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Fraying social fabric hurting nation's economy, Sen. Mike Lee says


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http://www.ksl.com/?sid=44337366&nid=148&title=fraying-social-fabric-hurting-nations-economy-sen-mike-lee-says

I thought that some of the comments made by Prof Murray regarding the importance of a faith tradition to be particularly interesting.

From the article:

 "I would argue that it is not a matter of ideology but empiricism to conclude that, unless the traditional family and traditional communities of faith make a comeback, the declines in social capital that are already causing so much deterioration in our civic culture will continue and the problems will worsen," he said.

The most common way that the fortunate in society manage to get their priorities straight — or at least not irretrievably screw them up — is by being in a family consisting of married parents and active membership in a faith tradition, Murray said.

With regard to religion, Murray said it's a resource that can lead children and adults to do the right thing even when enticements to do the wrong thing are strong. For active members, church is more than a place to worship once a week. It's s a form of community that socializes children growing up in informal ways, just as a family socializes children, he said.

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20 hours ago, ksfisher said:

http://www.ksl.com/?sid=44337366&nid=148&title=fraying-social-fabric-hurting-nations-economy-sen-mike-lee-says

I thought that some of the comments made by Prof Murray regarding the importance of a faith tradition to be particularly interesting.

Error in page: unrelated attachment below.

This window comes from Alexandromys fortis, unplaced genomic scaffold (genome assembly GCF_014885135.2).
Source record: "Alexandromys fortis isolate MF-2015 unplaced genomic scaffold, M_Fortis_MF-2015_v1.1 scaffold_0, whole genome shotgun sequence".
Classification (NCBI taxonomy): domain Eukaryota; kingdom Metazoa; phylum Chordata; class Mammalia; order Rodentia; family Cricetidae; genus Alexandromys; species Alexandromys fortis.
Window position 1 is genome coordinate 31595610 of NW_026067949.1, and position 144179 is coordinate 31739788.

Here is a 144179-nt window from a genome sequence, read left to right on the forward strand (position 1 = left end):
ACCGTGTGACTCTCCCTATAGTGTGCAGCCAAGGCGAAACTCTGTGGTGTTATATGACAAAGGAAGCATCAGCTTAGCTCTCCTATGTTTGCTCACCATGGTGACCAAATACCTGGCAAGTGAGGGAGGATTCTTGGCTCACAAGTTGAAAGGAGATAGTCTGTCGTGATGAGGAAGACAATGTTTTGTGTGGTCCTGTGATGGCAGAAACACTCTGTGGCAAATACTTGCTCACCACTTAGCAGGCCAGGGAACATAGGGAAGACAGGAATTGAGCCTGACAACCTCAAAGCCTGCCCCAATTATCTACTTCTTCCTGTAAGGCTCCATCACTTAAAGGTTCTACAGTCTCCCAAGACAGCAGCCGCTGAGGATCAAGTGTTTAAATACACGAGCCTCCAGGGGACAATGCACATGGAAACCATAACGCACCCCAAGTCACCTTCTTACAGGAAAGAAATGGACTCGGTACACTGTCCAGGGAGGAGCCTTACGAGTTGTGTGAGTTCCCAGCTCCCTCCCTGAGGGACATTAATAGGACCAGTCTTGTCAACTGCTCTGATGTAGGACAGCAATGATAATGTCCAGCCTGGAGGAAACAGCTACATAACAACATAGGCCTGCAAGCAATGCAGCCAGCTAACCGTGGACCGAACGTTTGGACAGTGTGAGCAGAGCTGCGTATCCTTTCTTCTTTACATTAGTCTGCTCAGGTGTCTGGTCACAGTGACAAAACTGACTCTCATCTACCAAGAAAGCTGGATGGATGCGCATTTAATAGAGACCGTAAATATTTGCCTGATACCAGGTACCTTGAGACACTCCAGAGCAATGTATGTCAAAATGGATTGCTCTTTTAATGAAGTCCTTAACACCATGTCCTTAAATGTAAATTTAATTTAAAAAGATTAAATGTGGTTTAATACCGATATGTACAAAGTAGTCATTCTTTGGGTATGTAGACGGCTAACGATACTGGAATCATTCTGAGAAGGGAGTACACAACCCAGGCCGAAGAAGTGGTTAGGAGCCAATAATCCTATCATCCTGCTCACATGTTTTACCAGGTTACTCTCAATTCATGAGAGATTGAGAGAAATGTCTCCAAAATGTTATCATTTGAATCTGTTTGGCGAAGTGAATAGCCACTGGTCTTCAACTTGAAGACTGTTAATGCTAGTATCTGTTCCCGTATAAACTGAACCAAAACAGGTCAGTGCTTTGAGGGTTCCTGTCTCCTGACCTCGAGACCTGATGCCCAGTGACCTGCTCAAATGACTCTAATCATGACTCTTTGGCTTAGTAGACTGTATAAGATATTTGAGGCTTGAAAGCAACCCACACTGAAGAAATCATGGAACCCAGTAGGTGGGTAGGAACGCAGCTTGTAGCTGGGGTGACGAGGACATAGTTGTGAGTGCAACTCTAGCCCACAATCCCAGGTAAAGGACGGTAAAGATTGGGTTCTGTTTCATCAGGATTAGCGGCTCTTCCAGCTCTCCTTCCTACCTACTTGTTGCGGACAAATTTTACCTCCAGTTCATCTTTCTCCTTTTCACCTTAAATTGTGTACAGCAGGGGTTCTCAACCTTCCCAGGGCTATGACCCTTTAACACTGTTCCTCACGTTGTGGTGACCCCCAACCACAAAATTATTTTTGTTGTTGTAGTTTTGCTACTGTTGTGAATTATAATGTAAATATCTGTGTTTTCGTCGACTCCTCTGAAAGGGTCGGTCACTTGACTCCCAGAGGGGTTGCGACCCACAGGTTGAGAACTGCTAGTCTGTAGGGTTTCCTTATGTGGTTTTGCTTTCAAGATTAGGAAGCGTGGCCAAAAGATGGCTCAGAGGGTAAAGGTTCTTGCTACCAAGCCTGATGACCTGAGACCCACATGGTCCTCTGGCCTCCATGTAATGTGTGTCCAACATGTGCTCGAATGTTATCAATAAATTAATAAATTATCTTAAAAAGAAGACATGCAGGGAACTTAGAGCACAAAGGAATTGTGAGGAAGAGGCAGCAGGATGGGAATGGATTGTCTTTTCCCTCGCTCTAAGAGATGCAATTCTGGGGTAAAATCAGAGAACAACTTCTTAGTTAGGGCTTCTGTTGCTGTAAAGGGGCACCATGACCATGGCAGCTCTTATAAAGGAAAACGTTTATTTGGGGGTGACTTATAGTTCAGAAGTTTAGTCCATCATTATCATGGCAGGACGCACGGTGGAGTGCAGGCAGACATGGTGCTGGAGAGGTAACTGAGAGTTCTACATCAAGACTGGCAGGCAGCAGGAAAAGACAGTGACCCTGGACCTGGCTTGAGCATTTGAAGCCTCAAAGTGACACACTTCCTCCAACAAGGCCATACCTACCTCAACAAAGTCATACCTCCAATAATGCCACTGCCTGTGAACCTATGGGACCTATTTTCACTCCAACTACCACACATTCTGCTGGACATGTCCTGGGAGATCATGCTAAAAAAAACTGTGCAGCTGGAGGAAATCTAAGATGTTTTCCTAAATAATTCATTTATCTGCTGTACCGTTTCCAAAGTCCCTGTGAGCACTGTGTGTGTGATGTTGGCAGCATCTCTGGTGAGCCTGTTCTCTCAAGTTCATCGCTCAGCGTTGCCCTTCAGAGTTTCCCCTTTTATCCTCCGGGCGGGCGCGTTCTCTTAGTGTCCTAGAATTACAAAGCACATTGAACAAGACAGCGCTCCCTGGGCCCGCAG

From the article:

 "I would argue that it is not a matter of ideology but empiricism to conclude that, unless the traditional family and traditional communities of faith make a comeback, the declines in social capital that are already causing so much deterioration in our civic culture will continue and the problems will worsen," he said.

The most common way that the fortunate in society manage to get their priorities straight — or at least not irretrievably screw them up — is by being in a family consisting of married parents and active membership in a faith tradition, Murray said.

With regard to religion, Murray said it's a resource that can lead children and adults to do the right thing even when enticements to do the wrong thing are strong. For active members, church is more than a place to worship once a week. It's s a form of community that socializes children growing up in informal ways, just as a family socializes children, he said.

If empiricism is so important to Sen Lee and to the American Enterprise Institute, why don't they take a hard look at successful countries -- where upward mobility based on equal opportunity is readily available, and where the social fabric of society is not fraying, despite the absence of strong religious traditions.  They might also take a look at the way America used to make higher education available to all, not just the wealthy.  In America today, the middle class is disappearing, students are garnering huge college credit card debt, kids in the gang-infested ghettoes have no chance to play sports or even to finish high school, much less to go to college.

Children are successful precisely where we subsidize their education (an investment which pays big dividends) and extracurricular activities.  Without those options, law enforcement has no chance at effective gang suppression, or at stemming the increasing tide of human trafficking and drug abuse.  When the govt thinks it O.K. to allow children to have their minds destroyed by lead in the water, or their I.Q.s impacted by a dangerous pesticide, we will continue a downward spiral into chaos.